Building public health system capacity for NHI: Learning from disease-specific successes for system development

We are reminded on a daily basis of failures in our public health system:  strikes, stock-outs, critical vacancies, vulnerable patients left to die, cancer patients without treatment,  dilapidated and poorly equipped facilities, rampant corruption and wholesale capture of provincial health departments. By Helen Schneider, Uta Lehmann, Lucy Gilson

Yet viewed from different starting points, South Africa’s much maligned public health  system has achieved remarkable successes in tackling particular disease burdens over the last ten years:

  • More than 4 million people are receiving anti-retroviral therapy, mostly through nurse-based primary health care, free at the point of use;
  • the risk of an HIV infected mother transmitting HIV to her infant declined from a high of 25-30% in the early 2000’s to 1.5% in 2015, through greatly improved detection and management of HIV in pregnancy;
  • Progressive realization of new entitlements to a range of maternal, neonatal and child health interventions; and new diagnostic capabilities and drug regimens for tuberculosis.

These measures are largely responsible for the improvements in life expectancy, reductions in maternal and child mortality, and a declining incidence of tuberculosis. They have been implemented through the same national, provincial, district and facility service infrastructure that is also associated with the public sector’s many failings.

As columnists have pointed out since the publication of the NHI Bill, South Africa’s public health system – as both funder and provider – will form the bedrock of a future NHI. Its problems have to be confronted.

What can we thus learn from the disease-specific successes for addressing the wider problems of the public health system? We offer two key lessons, both of which can inform the urgent task of (re)-building the public health system’s capacity and unlocking its latent capabilities:  firstly, an understanding of the processes which led to the programmatic successes described above; and secondly, a recognition that disease-specific responses do not in themselves solve underlying systems problems, which require a different and new kind of focus.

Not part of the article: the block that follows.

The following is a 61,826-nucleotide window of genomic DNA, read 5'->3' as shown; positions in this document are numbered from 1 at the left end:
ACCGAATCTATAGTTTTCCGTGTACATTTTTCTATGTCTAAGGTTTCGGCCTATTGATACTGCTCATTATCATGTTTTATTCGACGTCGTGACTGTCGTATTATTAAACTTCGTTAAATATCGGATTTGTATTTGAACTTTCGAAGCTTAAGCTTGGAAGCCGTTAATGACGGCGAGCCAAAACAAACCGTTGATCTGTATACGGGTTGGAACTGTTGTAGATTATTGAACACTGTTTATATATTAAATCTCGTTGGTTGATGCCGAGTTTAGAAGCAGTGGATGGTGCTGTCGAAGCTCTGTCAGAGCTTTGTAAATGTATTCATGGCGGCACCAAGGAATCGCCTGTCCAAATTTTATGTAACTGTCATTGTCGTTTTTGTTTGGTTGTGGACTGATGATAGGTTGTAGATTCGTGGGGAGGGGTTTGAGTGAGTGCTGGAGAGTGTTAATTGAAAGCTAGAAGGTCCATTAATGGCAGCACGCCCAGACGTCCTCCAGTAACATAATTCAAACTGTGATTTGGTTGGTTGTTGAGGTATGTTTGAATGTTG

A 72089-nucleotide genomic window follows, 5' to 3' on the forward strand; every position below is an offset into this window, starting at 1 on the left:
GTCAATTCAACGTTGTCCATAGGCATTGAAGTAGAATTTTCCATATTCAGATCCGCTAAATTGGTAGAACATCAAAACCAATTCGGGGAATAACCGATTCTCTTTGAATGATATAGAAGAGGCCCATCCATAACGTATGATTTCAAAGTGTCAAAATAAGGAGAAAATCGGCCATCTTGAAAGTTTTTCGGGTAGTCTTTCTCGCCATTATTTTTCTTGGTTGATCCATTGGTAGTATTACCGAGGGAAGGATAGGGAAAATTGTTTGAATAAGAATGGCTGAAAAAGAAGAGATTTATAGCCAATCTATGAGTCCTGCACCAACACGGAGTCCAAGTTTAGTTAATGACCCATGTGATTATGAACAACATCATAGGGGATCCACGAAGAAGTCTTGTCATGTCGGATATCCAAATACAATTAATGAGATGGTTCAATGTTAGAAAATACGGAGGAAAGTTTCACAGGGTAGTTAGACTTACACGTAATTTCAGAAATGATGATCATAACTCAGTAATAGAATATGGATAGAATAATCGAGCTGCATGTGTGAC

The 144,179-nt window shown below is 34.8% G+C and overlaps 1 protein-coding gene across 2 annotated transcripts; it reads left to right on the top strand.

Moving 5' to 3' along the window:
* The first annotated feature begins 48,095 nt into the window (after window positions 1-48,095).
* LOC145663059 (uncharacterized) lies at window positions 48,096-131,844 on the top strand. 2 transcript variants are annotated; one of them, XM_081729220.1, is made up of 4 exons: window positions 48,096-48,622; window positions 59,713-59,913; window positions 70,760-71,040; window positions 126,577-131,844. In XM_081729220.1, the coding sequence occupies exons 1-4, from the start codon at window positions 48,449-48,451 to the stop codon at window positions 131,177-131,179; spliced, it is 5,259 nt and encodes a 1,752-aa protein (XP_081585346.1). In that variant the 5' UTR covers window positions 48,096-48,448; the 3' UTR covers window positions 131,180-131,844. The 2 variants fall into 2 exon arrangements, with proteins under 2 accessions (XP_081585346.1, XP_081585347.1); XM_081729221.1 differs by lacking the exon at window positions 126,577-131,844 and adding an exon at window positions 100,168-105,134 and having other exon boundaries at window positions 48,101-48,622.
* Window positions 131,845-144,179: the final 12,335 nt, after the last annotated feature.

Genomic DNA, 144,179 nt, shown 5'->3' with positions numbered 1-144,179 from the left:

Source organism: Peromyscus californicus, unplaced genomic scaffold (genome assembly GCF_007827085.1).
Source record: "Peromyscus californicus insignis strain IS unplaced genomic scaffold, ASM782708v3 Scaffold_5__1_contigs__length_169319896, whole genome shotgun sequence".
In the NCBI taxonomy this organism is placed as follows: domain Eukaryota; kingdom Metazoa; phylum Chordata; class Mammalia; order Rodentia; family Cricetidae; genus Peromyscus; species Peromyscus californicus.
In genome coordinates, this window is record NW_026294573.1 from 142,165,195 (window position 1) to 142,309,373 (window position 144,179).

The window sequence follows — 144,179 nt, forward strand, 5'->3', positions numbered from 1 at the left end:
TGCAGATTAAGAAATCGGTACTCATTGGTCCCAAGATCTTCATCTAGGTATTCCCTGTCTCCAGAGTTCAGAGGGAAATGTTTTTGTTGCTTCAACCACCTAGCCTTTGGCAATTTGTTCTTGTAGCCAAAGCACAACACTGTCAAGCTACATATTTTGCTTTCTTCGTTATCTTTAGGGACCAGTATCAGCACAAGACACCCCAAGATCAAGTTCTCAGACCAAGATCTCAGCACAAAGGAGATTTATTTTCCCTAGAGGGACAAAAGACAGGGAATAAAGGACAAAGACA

With respect to first lesson, the approaches to HIV and to some extent maternal and child health in South Africa over the last 10 years have been characterized by the following:

  • Relatively open systems of national programme leadership that enabled participation and coordinated the actions of clinicians, managers, activists and researchers;
  • The development of significant communities of practice, drawing extensively on national expertise, with opportunities to interact in regular conferences, programmatic reviews, and technical committees;
  • Service delivery cultures embracing innovation, transparency, information, new scientific evidence and technologies, consensus and learning by doing;
  • The development of significant research capacity in universities and statutory research councils;
  • The drive to efficiency through measures such as task shifting and strategic purchasing of anti-retrovirals;
  • Supportive implementation processes that have engaged directly with frontline providers and the mobilization of local/district level support processes and teams.

Crucially, underpinning these approaches has been scrutiny and holding to account by global health bodies (through the Millennium Development Goals, for instance), as well as a national civil society, able and willing to contest decisions at every turn.

The development of the NHI proposals – from green to white papers, pilot sites and interventions, and the more recent Bills – has followed a very different path. Decision making processes have appeared to many as centralised, opaque and closed. There has been little investment in the development of technical expertise or crucial support systems or well evaluated local experiments. Also absent is a nationally mobilised community of provincial and district managers, practitioners, researchers and civil society players in support of NHI.